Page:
Rules of brain architecture revealed in large study of neuron shape and electrophysiology
To understand our brains, scientists need to know their components. This theme underlies a growing effort in neuroscience to define the different building blocks of the brain—its cells.
With the mouse's 80 million neurons and our 86 billion, sorting through those delicate, microscopic building blocks is no small feat. A new study from the Allen Institute for Brain Science, which was published today in the journal Nature Neuroscience, describes a large profile of mouse neuron types based on two important characteristics of the cells: their 3-D shape and their electrical behavior.
The study, which yielded the largest dataset of its kind from the adult laboratory mouse to date, is part of a larger effort at the Allen Institute to discover the brain's "periodic table" through large-scale explorations of brain cell types. The researchers hope a better understanding of cell types in a healthy mammalian brain will lay the foundation for uncovering the cell types that underlie human brain disorders and diseases.
If you think of the classical periodic table, chemical elements can be described and sorted in a number of ways: their mass, their chemical properties, whether they are metal or not. Neuroscientists are faced with a similar challenge. A given neuron will have many different personality traits that distinguish it from other neuron types: its shape, its behavior, the unique set of genes it switches on, its location in the brain, the other types of cells it interacts with.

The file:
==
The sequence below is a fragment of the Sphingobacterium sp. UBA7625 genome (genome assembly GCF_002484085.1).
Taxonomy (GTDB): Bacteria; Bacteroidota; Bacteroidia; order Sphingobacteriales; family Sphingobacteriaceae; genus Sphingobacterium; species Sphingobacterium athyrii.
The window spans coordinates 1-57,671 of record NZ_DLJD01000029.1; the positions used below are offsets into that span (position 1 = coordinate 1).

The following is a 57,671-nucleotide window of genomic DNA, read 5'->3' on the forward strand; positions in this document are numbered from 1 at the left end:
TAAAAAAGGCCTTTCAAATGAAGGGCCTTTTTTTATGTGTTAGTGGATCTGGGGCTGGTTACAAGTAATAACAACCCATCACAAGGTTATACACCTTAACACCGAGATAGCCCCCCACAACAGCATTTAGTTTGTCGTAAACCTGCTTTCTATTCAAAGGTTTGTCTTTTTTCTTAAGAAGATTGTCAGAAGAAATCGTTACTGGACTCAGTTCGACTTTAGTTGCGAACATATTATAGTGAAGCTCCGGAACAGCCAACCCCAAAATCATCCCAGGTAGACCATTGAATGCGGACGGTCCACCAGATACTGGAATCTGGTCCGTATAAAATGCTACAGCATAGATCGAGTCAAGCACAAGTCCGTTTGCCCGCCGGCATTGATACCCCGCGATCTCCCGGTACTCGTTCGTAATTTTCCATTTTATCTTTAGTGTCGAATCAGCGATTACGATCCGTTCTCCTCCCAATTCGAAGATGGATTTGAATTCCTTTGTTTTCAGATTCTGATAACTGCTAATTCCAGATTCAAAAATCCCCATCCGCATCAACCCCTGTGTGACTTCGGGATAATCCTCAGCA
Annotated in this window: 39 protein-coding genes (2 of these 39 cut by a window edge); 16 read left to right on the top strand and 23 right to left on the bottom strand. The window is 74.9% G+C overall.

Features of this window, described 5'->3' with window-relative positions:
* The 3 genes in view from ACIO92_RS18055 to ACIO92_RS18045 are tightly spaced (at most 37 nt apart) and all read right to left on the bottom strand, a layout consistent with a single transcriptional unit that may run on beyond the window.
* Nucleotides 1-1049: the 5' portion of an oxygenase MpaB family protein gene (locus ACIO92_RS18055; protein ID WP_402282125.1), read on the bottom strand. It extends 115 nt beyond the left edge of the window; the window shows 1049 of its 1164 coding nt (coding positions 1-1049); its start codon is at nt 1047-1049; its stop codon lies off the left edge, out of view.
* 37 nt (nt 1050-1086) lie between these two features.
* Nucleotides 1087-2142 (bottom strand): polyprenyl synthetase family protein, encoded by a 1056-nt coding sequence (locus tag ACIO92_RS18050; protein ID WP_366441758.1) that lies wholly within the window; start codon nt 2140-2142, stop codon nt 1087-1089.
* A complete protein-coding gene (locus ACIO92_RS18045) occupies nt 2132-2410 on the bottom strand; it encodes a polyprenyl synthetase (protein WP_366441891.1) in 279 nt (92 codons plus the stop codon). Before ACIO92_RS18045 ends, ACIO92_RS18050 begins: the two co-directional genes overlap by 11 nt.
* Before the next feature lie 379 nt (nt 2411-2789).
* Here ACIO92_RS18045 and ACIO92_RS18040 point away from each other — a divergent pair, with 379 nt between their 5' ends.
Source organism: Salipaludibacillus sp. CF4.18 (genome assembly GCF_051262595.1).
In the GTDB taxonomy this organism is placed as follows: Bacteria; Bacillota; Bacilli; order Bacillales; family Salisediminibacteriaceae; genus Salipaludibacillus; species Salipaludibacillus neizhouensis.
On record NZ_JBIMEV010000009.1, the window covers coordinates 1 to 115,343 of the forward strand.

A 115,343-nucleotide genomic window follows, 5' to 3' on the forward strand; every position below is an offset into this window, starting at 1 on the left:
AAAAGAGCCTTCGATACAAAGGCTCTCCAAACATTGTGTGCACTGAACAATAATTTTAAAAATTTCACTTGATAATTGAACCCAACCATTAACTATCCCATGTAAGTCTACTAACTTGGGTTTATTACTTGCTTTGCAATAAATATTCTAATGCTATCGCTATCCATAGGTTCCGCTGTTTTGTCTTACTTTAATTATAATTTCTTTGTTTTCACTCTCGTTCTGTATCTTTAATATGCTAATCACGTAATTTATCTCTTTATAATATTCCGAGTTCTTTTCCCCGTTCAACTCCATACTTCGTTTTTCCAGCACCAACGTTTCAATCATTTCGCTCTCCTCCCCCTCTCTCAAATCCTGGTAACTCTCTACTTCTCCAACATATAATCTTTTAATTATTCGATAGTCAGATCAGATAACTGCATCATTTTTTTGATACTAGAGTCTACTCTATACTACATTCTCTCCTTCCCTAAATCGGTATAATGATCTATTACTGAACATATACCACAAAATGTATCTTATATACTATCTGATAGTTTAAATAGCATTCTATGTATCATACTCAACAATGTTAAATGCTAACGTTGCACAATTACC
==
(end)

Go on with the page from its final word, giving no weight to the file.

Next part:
How do you define a cell type?
To understand what a single cell type does, researchers need to explore all these attributes, said Hongkui Zeng, Ph.D., Executive Director of Structured Science at the Allen Institute for Brain Science, a division of the Allen Institute, and senior author on the study.
"A cell type is a group of cells that have similar functional properties to each other, but we don't understand what all those properties are," Zeng said. "We shouldn't just be looking at a single feature; we need to look at as many features of the cells as possible and ask whether they are consistent with each other."
In the study, the research team sorted through neurons from the visual processing part of the mouse brain to find a few dozen different brain cell types, carefully analyzing close to 2,000 neurons' electrical activity and their detailed 3-D shape (also known as morphology) of nearly 500 of those same cells. The researchers also saw that these new cell type categories line up with categories from a complementary study published last year. In that earlier study, Allen Institute researchers used gene expression, or the list of genes that are switched on in any one cell, to sort nearly 24,000 brain cells into different types.
The fact that different features yield similar cell type groups gives the researchers confidence that they're on the right track in their categorization, said Staci Sorensen, Ph.D., a neuroscientist who leads the morphology team at the Allen Institute for Brain Science and is a lead author on the study along with Nathan Gouwens, Ph.D., and Jim Berg, Ph.D. "If we get alignment across multiple properties of a cell, then we can feel more confident that we have a biologically meaningful cell type," Sorensen said.